5. Peg

    I loved the tone of this novel. I agree with you about the ominous moodiness.

  6. Litlove

    I’m really glad you enjoyed this. I couldn’t get on with it, and in fact gave it up three-quarters of the way through. I wonder whether I tried to read it too fast. At the time, it just didn’t seem to be about anything – or not sufficiently to make me want to finish it. But often, it’s more a question of reading a book at the wrong time, than the book itself being insufficient.

  7. smithereens

    I loved the Sea, being the first Banville I ever read. Especially his writing. I’m glad you enjoyed it, and I love what you say about the underlying tension and violence. I didn’t see it at the time but you’re very right. It’s something you’ll find in his mystery Christine Falls too.

  8. verbivore

    Peg – I think the tone is what really made this novel worth reading. The story, when stripped down, is somewhat ordinary, nothing flashy, but the tone Banville creates makes the whole thing extraordinary.

    Litlove – I agree, there is a lot to reading a book at the right moment. I’ve had that with other books, books that friends have loved but I just didn’t seem to latch onto. Sometimes I’ve gone back to it later and understood what they were raving about.

    Smithereens – I’m looking forward to trying Cristine Falls, especially because so many readers and Banville fans especially have recommended it. I’m impressed with Banville’s ability to pull of two genres.

  9. Amateur Reader

    My favorite is The Book of Evidence, a Lolita-like monster’s semi-confession. I’ve known at least one reader who found the subject matter too repellent to enjoy the book – fair warning.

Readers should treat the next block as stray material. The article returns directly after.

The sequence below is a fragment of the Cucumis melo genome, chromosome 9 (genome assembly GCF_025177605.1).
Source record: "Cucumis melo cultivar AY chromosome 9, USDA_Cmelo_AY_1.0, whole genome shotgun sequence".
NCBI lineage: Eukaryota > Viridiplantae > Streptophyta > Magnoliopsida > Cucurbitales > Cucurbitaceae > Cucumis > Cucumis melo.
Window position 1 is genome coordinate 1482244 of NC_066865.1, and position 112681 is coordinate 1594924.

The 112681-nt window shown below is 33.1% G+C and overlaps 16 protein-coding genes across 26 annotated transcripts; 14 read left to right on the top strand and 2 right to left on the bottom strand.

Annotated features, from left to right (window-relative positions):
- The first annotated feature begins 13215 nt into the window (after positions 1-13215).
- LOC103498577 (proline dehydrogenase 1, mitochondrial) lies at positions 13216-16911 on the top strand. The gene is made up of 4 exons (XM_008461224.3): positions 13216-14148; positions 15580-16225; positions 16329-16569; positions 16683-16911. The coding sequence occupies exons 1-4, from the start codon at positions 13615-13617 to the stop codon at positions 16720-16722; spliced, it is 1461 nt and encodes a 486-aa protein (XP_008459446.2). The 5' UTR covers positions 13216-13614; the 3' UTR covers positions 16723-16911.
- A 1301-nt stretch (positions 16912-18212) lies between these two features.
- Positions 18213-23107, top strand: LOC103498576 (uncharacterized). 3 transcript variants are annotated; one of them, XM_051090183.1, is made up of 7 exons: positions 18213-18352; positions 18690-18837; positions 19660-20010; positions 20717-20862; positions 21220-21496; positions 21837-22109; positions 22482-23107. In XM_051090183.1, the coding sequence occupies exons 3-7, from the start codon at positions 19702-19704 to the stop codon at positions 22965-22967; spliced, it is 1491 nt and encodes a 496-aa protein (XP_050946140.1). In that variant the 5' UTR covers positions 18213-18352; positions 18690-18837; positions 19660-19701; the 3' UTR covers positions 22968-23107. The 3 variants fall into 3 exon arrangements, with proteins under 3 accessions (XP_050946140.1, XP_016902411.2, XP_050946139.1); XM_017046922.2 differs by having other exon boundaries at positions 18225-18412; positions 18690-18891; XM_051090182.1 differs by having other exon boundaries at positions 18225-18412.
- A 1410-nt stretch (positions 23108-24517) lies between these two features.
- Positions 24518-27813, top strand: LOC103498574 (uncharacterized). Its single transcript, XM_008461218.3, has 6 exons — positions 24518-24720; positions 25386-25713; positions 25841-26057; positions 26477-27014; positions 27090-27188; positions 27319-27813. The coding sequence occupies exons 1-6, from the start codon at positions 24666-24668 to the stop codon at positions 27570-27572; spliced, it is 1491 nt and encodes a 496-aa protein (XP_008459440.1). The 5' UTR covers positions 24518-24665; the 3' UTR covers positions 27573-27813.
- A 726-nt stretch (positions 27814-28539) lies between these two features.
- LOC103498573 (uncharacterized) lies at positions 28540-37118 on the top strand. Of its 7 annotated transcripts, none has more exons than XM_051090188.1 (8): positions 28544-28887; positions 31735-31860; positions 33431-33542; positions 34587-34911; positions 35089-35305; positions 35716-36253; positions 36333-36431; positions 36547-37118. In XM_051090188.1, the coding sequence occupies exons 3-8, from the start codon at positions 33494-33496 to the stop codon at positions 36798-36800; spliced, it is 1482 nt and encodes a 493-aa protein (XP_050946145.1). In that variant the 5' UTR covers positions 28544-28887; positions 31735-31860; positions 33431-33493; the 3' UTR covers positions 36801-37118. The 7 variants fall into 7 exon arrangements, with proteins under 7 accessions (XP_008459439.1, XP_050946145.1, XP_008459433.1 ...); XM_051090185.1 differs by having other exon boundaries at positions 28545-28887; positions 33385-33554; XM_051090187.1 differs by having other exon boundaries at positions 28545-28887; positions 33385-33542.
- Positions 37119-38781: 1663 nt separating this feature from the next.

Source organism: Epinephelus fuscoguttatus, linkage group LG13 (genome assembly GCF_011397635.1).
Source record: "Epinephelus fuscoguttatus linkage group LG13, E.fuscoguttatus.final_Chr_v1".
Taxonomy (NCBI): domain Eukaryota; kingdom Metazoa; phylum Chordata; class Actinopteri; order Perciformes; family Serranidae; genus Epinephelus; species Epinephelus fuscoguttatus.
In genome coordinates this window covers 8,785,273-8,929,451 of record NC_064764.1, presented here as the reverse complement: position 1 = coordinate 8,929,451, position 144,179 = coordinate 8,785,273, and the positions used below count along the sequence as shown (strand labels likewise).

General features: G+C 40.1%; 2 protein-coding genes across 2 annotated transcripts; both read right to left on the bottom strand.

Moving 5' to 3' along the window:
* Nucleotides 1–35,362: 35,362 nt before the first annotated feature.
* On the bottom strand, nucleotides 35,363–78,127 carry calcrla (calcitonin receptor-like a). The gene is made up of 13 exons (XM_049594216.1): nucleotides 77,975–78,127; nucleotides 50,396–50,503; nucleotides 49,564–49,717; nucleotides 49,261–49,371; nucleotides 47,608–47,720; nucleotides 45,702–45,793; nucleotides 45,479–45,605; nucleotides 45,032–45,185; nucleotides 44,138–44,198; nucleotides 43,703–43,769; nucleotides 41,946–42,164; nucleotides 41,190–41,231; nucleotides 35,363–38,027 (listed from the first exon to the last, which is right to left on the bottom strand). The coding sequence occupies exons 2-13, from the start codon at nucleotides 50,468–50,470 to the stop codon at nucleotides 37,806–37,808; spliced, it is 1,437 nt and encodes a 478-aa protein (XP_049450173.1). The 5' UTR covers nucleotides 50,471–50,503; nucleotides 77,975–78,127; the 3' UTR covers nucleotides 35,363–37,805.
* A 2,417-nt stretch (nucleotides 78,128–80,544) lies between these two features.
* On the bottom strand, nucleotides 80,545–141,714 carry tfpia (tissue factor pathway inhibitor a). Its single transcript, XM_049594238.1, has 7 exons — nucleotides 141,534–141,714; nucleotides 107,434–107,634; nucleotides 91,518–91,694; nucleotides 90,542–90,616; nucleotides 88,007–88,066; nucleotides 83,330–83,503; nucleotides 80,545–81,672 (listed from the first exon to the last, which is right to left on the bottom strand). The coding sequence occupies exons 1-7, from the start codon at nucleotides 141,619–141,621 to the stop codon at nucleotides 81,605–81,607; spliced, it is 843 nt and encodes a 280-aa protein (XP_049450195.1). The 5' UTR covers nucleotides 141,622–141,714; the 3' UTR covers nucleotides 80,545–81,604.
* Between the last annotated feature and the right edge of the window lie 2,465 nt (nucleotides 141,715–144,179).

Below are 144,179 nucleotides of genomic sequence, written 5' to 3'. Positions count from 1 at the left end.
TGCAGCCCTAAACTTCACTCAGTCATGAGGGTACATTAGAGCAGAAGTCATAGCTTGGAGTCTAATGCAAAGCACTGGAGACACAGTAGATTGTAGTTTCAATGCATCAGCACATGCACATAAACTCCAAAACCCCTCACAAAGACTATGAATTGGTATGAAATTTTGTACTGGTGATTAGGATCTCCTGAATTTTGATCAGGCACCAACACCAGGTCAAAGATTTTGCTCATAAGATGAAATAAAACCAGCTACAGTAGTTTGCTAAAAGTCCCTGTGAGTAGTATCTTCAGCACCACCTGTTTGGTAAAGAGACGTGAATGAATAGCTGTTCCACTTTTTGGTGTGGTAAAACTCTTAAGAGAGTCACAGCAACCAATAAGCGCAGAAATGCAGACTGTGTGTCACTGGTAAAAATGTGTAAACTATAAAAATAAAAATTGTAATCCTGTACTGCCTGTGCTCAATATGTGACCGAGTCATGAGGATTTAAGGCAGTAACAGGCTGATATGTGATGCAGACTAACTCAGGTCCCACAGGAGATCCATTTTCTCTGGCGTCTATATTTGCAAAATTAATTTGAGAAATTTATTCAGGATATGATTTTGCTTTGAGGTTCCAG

Anyone with an interest in the history of science should try Doctor Copernicus. Anyone irritated by Banville’s lack of interest in plot will be pleasantly surprised by his John LeCarré-like The Untouchable.

  10. Dorothy W.

    I’ve read Banville only in his mystery-writing version, but I’m curious about his “literary” novels. I can’t tell if I would love them or hate them, so I guess I’m a bit reluctant to try. But I did like the mystery I read, so that’s a good sign.

  11. estelle

    Took this with me for holiday reading too, and I must say I am now a raving Banville fan. Comparing this book, which exhibits Banville’s intimate and wide-ranging knowledge of the English language, with Margaret Atwood’s Oryx and Crake, a book which purports to feature a logophilic protagonist, is a bit of a laughable exercise. I will definitely follow up on his other books, Eclipse included.

  12. verbivore

    Amateur Reader – I’m adding The Book of Evidence to my list right away, it may be difficult but I love it when an author tackles something this difficult. I’ll recommend Doctor Copernicus to the Swiss fellow – great idea.

    Dorothy – And I’m interested in trying Christine Falls now that I’ve gotten used to Banville’s more literary voice. I’m impressed with his ability to write in the two genres…harder than it might seem.

    Estelle – It’s beautiful isn’t it? I’ve never tried Oryx and Crake, although there are a few Atwood I do enjoy, I can see where Banville and Atwood just wouldn’t compare. I can’t wait to hear what you think of Eclipse, I think its better than The Sea, but that might be because I read it first.

  13. Care

    I have recently read this and loved it. You have captured so much in this review that I agree with! I’ll be linking…

  14. The Sea « Care's Online Book Club

    […] for the What’s in a Name 3 Challenge (“elegant and poetic style of writing”) ,  Incurable Logophilia (“…a good author to take slowly, and I liked being able to take up with the book a […]